Timur Senturk agrees that “the best companies are very good at providing the appropriate amount of orientation and support during a transition. That applies to both personal and professional matters.”

Clerc concurs wholeheartedly and concedes that “His hotel, as a global company, is exceptionally well versed at supporting its employees relocating worldwide. There are many well oiled systems to support the employee and his family in this process. The receiving hotel generally handles all logistics in an extremely caring way.”

When hoteliers move from east to the west or vice versa or move across disparate cultural zones, what are the issues they face in the new multicultural work environment with co-workers coming from a completely different culture than theirs? What are their learning processes and coping techniques?

“Being sensitive to cultural differences and responding in a manner that takes those differences into account is important. Learning stems from preparation, and not being afraid to ask for help or insights from one's peers.  Openness and humility are very helpful coping strategies,” proffers Tracey.

Christian Clerc says, “There is that golden rule that centers on treating others the way you would like to be treated. By sharing this simple common value has enabled us to achieve respect and trust on a global scale.”

“Effective Leadership is about the ability to gain trust of the people around you. We must attempt to understand and appreciate the background of our colleagues and as a result adapt our style of communication. A sincere interest in the learning about our colleagues’ culture is essential. To quote Stephen Covey, "seek first to understand, before seeking to be understood"”affirms Senturk.

“The world is a much smaller place today and is virtually “borderless” due to the internet, extensive travel, exposure and global thinking therefore unless there is a language barrier I face no difficulty or need to have coping techniques. In fact I quite enjoy a multicultural work environment, “states Chakraborty matter-of-factly.

The coping strategies sway like the pendulum between philosophical to pragmatic, spiritual to simple, theoretical to time-tested.

Clerc lays a lot of emphasis on “traditions, local cultures, political climate as well as social and economic reality on the ground.”

“I strongly believe in “flowing water technique”- water adapts to its terrain and yet maintains its own character. I definitely strive to adapt without compromising too much on my own philosophies and techniques. I however, have deep respect for every culture, custom and comply with it to the best of my ability,” advocates Chakraborty while drawing out a wonderful analogy.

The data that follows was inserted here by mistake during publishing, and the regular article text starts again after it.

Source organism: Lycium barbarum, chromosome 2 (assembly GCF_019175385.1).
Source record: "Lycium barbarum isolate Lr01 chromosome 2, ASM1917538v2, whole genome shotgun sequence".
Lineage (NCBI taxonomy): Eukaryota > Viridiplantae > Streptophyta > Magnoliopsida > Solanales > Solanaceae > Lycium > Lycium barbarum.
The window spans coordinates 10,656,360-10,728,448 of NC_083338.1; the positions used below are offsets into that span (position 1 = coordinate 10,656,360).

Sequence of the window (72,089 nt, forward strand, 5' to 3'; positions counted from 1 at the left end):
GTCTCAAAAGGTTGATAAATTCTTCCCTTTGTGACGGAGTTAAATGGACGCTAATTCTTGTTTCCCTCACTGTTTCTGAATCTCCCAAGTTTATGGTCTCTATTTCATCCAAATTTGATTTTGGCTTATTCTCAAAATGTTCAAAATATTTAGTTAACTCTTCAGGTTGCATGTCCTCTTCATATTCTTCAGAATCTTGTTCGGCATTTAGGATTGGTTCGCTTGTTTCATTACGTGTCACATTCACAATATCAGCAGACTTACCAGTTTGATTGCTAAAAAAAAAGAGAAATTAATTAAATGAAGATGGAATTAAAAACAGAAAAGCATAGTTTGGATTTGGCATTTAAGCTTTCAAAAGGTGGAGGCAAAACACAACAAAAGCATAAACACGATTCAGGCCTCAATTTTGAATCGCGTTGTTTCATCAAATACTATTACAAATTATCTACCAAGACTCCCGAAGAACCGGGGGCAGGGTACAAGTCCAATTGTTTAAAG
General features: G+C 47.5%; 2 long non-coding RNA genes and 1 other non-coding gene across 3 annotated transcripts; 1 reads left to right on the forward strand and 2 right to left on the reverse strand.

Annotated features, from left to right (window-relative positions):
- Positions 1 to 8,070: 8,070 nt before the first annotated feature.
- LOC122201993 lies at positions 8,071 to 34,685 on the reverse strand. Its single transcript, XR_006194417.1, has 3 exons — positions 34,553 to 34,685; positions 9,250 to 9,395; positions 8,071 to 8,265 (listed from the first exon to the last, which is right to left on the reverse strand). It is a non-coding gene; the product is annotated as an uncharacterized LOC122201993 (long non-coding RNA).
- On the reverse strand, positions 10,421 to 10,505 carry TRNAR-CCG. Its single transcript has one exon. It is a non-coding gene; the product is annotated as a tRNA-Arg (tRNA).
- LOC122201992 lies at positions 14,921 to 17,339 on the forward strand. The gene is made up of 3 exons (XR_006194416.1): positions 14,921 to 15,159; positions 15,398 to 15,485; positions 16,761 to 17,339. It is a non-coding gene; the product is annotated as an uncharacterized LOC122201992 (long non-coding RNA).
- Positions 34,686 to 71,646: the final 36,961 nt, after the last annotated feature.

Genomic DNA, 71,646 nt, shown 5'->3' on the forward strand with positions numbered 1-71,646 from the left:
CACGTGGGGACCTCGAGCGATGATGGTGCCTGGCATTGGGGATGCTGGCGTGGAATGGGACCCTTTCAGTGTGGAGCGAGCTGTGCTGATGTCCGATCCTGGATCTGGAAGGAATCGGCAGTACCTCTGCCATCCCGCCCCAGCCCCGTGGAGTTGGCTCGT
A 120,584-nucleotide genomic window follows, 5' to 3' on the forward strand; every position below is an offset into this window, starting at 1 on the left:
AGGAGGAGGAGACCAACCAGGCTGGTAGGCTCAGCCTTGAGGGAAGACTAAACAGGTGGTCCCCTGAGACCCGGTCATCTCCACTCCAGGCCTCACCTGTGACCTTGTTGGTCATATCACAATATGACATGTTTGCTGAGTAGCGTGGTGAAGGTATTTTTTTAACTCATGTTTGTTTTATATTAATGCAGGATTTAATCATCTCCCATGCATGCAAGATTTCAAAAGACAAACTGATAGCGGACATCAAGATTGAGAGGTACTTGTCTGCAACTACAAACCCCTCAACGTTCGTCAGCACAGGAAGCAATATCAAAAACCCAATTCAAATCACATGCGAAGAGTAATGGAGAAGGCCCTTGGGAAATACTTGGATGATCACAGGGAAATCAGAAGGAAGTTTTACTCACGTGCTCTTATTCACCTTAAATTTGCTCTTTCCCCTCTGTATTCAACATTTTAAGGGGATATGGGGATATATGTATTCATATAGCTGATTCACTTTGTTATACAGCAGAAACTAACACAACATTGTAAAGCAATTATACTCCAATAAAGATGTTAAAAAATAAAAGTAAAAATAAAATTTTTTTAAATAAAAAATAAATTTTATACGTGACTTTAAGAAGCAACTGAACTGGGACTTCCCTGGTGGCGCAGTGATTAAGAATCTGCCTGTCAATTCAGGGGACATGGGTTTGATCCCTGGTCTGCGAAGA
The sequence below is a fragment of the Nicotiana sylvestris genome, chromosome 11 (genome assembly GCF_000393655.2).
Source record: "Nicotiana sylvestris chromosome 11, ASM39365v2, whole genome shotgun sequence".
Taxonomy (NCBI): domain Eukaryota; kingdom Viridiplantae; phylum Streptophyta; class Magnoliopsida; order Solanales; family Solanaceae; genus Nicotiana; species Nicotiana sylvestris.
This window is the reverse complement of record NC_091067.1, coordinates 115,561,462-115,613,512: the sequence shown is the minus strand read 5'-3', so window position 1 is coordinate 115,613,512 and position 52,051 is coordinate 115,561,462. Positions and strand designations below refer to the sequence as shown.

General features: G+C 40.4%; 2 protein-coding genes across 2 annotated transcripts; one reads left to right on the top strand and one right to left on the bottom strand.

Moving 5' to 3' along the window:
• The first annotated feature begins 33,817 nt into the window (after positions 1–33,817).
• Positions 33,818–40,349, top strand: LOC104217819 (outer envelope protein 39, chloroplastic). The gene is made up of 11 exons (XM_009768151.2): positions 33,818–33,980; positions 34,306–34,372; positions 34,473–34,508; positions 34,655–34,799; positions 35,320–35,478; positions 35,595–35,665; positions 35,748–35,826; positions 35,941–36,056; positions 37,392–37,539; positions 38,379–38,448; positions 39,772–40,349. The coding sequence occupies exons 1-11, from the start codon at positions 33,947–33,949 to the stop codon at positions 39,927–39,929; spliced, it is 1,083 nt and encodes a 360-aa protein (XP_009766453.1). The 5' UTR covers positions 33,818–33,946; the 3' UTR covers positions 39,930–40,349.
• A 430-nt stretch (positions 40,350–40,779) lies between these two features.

Senturk puts the stress on, “adapting your style of communication and learning how decisions are made in the respective host country.” “Because practices and norms of communication in the West are different to those in the East,” exhorts Senturk.

Mr. Beghin, the quintessential hotelier and inveterate traveller, puts the big point in perspective when he shares a leaf out of his life book. “If you have real experience, then you quickly learn that processes and technical issues are quite similar across hotels, but the people are always different and this will always be a challenge at the beginning,” explains Beghin.

When we as people move into and wish to adjust with a different set of people, the characteristics that stand out the most are affability, high likeability quotient, being pronouncedly lucid and articulate in our communication and easy to approach and reach-out-to personalities with less inhibitions, no or little barriers – physical and in the mind – that bind us within and refuse to let others in, fewer idiosyncrasies which make us appear strange and personal habits that don’t take long in turning us into social pariahs. I strongly believe that the ability to make friends, acquaintances, equations in office and social networks easily is one of the most important for trying to fit into strange climes and stranger cultures.

Beghin says he can make friends easily “but my friends are usually gravitating around my job or they are friends made by my family.” Senturk shares the same sentiment. Says he “We are an active family and have found this helps to find people with similar interests.”

“I am personally an extrovert and can strike up a conversation with a lot of people at work, otherwise too I am widely networked, which I do with ease,” shares Chakraborty.